Historical Items Showing 3 of 523 View All
Contributed by: Maine Historical Society
Date: circa 1875
Media: Ink on paper
Contributed by: Pejepscot Historical Society
Media: Photographic print
Contributed by: Strong Historical Society
Date: circa 1935
Location: Strong; Farmington
Media: Photo negative
Tax Records Showing 2 of 2 View All
Maine has some 17 million acres of forest land. But even on a smaller, more local scale, trees have been an important part of the landscape. In many communities, tree-lined commercial and residential streets are a dominant feature of photographs of the communities.
Britain was especially interested in occupying Maine during the Colonial era to take advantage of the timber resources. The tall, straight, old growth white pines were perfect for ships' masts to help supply the growing Royal Navy.
While many Mainers were averse to accepting federal relief money during the Great Depression of the 1930s, young men eagerly joined the Civilian Conservation Corps, one of President Franklin Roosevelt's most popular programs. The Maine Forest Service supervised the work of many of the camps.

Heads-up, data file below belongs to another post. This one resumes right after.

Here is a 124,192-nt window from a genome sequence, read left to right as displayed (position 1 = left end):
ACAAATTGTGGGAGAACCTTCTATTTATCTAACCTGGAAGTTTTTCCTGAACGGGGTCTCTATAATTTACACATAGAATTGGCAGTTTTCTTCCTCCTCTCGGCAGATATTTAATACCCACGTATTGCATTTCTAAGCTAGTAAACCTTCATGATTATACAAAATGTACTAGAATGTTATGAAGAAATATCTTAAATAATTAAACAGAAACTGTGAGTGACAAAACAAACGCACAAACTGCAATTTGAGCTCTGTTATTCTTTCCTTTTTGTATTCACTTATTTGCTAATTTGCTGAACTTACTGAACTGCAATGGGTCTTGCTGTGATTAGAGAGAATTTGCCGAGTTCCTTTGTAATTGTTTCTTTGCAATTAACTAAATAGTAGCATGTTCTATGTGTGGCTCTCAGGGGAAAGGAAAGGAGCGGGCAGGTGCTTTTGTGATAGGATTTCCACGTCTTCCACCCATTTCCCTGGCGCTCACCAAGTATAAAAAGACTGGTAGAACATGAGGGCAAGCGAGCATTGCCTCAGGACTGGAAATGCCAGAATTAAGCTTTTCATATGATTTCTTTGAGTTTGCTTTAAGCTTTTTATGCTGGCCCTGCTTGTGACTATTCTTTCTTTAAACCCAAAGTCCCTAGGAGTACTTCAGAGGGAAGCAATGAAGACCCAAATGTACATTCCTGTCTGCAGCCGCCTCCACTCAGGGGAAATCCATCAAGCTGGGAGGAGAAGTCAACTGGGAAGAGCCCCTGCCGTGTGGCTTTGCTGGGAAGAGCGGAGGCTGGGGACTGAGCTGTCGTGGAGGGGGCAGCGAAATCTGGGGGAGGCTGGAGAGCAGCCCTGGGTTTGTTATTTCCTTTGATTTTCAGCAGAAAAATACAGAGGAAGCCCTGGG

Site Pages Showing 3 of 310 View All
… Illustrations: Gardens & Trees
Martin-Raynes-Stevens Family Trees John Martin's Journal begins with a genealogy for his family and that of his wife, Clara Cary.
He wrote under the illustration, "My cone cedar tree transplanted Oct 25 1866." View additional information about this item on the Maine Memory…
My Maine Stories Showing 3 of 11 View All
by Donna Cassese
I was the first female forester hired by Scott Paper and continue to find new uses for wood.
by Randy Randall
Memories from childhood of visiting the family homestead in Limington during apple picking time.
by Darrin MC Mclellan
Stories of growing up Downeast